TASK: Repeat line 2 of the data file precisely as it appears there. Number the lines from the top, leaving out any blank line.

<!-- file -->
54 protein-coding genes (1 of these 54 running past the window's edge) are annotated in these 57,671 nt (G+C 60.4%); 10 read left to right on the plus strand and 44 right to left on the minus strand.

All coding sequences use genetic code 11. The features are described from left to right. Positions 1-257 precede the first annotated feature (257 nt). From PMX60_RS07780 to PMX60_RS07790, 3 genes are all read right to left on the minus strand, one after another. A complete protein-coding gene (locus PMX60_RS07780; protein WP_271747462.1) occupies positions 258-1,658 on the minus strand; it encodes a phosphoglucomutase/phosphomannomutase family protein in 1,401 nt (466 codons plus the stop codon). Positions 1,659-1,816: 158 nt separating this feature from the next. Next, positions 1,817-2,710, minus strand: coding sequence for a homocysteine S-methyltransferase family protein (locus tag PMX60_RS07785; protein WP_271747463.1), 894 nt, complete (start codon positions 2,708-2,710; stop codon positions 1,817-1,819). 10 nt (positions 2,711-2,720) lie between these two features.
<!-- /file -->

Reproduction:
All coding sequences use genetic code 11. The features are described from left to right. Positions 1-257 precede the first annotated feature (257 nt). From PMX60_RS07780 to PMX60_RS07790, 3 genes are all read right to left on the minus strand, one after another. A complete protein-coding gene (locus PMX60_RS07780; protein WP_271747462.1) occupies positions 258-1,658 on the minus strand; it encodes a phosphoglucomutase/phosphomannomutase family protein in 1,401 nt (466 codons plus the stop codon). Positions 1,659-1,816: 158 nt separating this feature from the next. Next, positions 1,817-2,710, minus strand: coding sequence for a homocysteine S-methyltransferase family protein (locus tag PMX60_RS07785; protein WP_271747463.1), 894 nt, complete (start codon positions 2,708-2,710; stop codon positions 1,817-1,819). 10 nt (positions 2,711-2,720) lie between these two features.